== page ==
Sometimes I feel like there just isn’t enough space in my life. There isn’t enough room to see all my friends, ﬁnish all of my work, attend every signiﬁcant event, volunteer at every charity, keep my house clean and functioning, to eat (something other than string cheese or rice krispies) and to still end up sane at the end of the week, month or year.
Do you ever feel like this?
Recently I met a friend who helped me see my dilemma in a way I had never seen before. From the moment she and I met, we had decided we were kindred spirits—the kind of friends with whom you sense a friendship has formed secretly somehow, before you even met.
So we immediately decided we wanted to spend some time together. We started talking days and times, and I did what I always do—I busted out my calendar to ﬁgure out when I could make it happen.
I glanced down at my phone and ﬂipped through my iCal. I told her I was traveling this week, and next Tuesday and Thursday were really busy for me, but that Wednesday could work.
“Friday would probably be better, though,” I said. “How does next week look for you?”
“It’s full,” she said, “but I make time for the things I care for.”
When I write it here, it almost looks a little like she was trying to slam me with those words, but I can assure you, she wasn’t. In fact, her words made me feel incredibly honored. It made me see how she placed a high price on the time we were planning to spend together, and how she was going to make it a priority to ﬁt me into her life.
But her words also made me realize something else. They made me think: She isn’t the only one who “makes time” for the things she cares about.
I do, too. We all do.
Our schedules and and our iCals and our Google reminders say a lot about what we really value in life. We may not even realize it as it is happening. If you’re anything like me, a calendar feels utilitarian and necessary—not like something deeper.
But if we were to go back and look at our schedules from weeks or years before, they would act like a little time capsules, holding the treasures of our hearts.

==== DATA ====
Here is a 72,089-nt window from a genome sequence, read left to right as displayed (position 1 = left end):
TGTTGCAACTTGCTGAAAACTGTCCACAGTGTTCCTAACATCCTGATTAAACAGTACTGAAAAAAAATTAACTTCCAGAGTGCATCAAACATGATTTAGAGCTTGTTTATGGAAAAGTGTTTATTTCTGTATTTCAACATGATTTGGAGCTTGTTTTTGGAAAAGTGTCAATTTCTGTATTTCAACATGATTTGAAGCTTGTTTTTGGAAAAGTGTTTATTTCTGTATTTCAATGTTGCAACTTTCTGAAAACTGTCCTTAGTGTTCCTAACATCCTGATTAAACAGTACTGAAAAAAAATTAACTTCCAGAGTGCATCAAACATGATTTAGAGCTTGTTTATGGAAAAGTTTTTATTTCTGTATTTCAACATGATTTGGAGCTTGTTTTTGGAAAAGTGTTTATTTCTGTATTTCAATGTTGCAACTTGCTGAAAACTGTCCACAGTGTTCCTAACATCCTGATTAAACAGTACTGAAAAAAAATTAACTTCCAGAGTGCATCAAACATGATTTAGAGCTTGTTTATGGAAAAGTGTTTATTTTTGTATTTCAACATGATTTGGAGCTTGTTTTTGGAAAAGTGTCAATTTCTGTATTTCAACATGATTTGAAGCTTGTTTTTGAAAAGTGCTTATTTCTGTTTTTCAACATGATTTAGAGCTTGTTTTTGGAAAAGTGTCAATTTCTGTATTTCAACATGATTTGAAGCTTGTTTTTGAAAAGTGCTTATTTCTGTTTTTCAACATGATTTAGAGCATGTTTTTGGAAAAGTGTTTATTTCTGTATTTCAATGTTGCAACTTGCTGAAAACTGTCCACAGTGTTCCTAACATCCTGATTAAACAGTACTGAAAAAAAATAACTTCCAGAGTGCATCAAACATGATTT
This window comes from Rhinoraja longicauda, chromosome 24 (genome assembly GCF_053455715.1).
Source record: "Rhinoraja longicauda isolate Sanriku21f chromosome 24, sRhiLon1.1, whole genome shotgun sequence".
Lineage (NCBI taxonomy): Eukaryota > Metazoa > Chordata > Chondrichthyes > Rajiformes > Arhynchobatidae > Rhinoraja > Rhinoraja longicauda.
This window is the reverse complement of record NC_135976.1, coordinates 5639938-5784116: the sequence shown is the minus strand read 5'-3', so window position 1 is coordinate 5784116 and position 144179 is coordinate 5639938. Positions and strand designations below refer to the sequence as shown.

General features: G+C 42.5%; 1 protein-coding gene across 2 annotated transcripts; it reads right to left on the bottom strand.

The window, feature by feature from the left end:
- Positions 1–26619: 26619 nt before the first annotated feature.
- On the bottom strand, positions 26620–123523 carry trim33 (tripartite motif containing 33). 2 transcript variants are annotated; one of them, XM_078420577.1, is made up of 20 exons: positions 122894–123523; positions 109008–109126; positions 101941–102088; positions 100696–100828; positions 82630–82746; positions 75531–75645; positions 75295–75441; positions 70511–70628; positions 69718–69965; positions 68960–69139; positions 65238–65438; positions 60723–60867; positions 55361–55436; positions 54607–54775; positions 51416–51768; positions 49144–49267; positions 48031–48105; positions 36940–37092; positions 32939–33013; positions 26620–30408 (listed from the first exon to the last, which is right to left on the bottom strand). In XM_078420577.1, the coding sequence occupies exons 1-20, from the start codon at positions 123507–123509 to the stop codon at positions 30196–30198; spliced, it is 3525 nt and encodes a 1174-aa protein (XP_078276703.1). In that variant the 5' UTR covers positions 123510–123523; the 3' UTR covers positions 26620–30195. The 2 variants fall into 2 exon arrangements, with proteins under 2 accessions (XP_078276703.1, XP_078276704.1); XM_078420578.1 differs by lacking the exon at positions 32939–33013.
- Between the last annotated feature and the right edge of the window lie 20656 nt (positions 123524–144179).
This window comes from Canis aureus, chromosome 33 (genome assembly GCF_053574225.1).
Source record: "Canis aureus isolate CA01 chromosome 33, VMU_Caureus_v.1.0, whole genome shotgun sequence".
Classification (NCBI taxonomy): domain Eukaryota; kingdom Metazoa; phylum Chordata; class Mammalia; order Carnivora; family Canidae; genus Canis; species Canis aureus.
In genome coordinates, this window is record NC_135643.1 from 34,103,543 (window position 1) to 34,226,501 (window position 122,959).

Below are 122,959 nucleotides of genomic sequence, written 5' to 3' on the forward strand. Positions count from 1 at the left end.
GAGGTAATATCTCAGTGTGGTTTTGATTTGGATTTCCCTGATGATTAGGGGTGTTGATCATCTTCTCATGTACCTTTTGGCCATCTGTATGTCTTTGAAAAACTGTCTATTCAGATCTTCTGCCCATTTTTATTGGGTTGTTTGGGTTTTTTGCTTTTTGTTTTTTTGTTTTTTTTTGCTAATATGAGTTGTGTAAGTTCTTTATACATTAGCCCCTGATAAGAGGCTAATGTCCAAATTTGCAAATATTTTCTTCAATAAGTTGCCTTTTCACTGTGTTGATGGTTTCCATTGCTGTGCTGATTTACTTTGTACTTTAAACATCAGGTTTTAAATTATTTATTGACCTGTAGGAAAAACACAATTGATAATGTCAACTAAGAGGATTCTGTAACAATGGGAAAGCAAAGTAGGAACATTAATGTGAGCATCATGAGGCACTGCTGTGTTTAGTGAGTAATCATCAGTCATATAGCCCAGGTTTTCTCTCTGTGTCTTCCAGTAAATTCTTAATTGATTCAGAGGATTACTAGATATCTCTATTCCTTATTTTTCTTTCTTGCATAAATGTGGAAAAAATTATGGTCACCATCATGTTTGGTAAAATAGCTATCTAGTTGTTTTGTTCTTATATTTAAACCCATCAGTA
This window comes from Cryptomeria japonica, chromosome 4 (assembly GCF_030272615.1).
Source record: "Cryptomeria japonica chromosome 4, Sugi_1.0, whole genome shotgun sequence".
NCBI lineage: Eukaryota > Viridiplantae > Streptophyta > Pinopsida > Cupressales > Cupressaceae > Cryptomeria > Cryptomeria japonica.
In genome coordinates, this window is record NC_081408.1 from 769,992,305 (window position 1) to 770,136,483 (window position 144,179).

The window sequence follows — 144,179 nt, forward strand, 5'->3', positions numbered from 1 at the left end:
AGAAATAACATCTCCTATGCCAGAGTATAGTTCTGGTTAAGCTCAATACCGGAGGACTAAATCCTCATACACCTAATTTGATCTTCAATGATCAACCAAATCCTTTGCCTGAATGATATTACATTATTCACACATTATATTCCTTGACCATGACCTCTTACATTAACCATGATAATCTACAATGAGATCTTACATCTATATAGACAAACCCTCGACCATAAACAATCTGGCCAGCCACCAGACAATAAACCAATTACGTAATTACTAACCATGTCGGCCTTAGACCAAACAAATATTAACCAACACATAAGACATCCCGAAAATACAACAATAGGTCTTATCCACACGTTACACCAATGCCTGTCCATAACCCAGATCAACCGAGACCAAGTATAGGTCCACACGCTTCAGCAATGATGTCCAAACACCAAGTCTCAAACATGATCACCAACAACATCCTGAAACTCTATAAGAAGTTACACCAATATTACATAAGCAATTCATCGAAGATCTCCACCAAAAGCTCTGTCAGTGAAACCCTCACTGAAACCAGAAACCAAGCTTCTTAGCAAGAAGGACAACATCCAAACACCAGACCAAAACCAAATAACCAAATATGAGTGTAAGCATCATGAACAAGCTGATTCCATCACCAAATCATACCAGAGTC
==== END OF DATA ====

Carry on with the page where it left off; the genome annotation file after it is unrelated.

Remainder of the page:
And if we were take a step back, and take a close look at what we saw on those pages, what would we see? Would we be happy with our priorities? Would we feel satisﬁed with what they say about us?
I’m not sure I would. For one thing, my calendar is always full, and it’s also a little scattered. If a stranger were to look at my calendar from last month or last year, I think he or she might wonder, “What is this woman doing with her life? What is she about?”
It could be a little hard to tell. My calendar would probably give away my lack of focus.
And yet, there’s no room for shame or guilt here.
Because if our calendars really are a reﬂection of our priorities, then the truth is, our priorities are as limited as our calendars are. In other words—the latest event or program at church, the newest non-proﬁt fundraising dinner, so-and-so’s cousin’s bridal shower—these all might be worthy things to care about, but we can’t feel guilty for not caring. We can’t care about everything.
There are only seven days in a week, 30(ish) days in a month, 365 days in a year. If we try to care about everything, we’ll end up caring about nothing. We’ll eventually kill ourselves.
Ever since I had this conversation with my friend, I think really carefully before I add something to my calendar. I consider if I’m adding the event because I think I “should” go, or because I really want to. I ask myself about priorities, about what I want to create with my life, and measure every single event against that.
Slowly, but surely, more space is opening up. I’m learning less is more.